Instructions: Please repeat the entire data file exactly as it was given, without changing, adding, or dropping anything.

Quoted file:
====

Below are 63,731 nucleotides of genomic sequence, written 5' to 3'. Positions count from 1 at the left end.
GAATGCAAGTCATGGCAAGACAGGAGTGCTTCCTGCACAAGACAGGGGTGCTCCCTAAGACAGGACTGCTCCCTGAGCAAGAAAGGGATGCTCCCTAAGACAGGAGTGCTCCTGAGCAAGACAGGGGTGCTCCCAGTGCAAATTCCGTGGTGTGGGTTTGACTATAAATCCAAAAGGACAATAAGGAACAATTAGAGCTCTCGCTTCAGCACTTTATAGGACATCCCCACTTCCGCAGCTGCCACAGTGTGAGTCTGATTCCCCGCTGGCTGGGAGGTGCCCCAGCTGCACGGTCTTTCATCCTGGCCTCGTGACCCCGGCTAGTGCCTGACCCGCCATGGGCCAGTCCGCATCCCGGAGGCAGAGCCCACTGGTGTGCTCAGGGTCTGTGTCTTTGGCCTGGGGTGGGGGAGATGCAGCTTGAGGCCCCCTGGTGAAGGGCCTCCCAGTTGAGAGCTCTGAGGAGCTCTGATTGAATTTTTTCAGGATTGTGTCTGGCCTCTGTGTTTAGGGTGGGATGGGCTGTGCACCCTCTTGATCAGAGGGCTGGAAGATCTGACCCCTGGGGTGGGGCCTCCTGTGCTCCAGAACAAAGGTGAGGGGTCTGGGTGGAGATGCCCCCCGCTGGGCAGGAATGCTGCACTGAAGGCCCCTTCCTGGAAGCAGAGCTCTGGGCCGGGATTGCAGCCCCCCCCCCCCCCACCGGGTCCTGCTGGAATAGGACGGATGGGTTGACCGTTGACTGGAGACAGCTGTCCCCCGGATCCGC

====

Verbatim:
Below are 63,731 nucleotides of genomic sequence, written 5' to 3'. Positions count from 1 at the left end.
GAATGCAAGTCATGGCAAGACAGGAGTGCTTCCTGCACAAGACAGGGGTGCTCCCTAAGACAGGACTGCTCCCTGAGCAAGAAAGGGATGCTCCCTAAGACAGGAGTGCTCCTGAGCAAGACAGGGGTGCTCCCAGTGCAAATTCCGTGGTGTGGGTTTGACTATAAATCCAAAAGGACAATAAGGAACAATTAGAGCTCTCGCTTCAGCACTTTATAGGACATCCCCACTTCCGCAGCTGCCACAGTGTGAGTCTGATTCCCCGCTGGCTGGGAGGTGCCCCAGCTGCACGGTCTTTCATCCTGGCCTCGTGACCCCGGCTAGTGCCTGACCCGCCATGGGCCAGTCCGCATCCCGGAGGCAGAGCCCACTGGTGTGCTCAGGGTCTGTGTCTTTGGCCTGGGGTGGGGGAGATGCAGCTTGAGGCCCCCTGGTGAAGGGCCTCCCAGTTGAGAGCTCTGAGGAGCTCTGATTGAATTTTTTCAGGATTGTGTCTGGCCTCTGTGTTTAGGGTGGGATGGGCTGTGCACCCTCTTGATCAGAGGGCTGGAAGATCTGACCCCTGGGGTGGGGCCTCCTGTGCTCCAGAACAAAGGTGAGGGGTCTGGGTGGAGATGCCCCCCGCTGGGCAGGAATGCTGCACTGAAGGCCCCTTCCTGGAAGCAGAGCTCTGGGCCGGGATTGCAGCCCCCCCCCCCCCCACCGGGTCCTGCTGGAATAGGACGGATGGGTTGACCGTTGACTGGAGACAGCTGTCCCCCGGATCCGC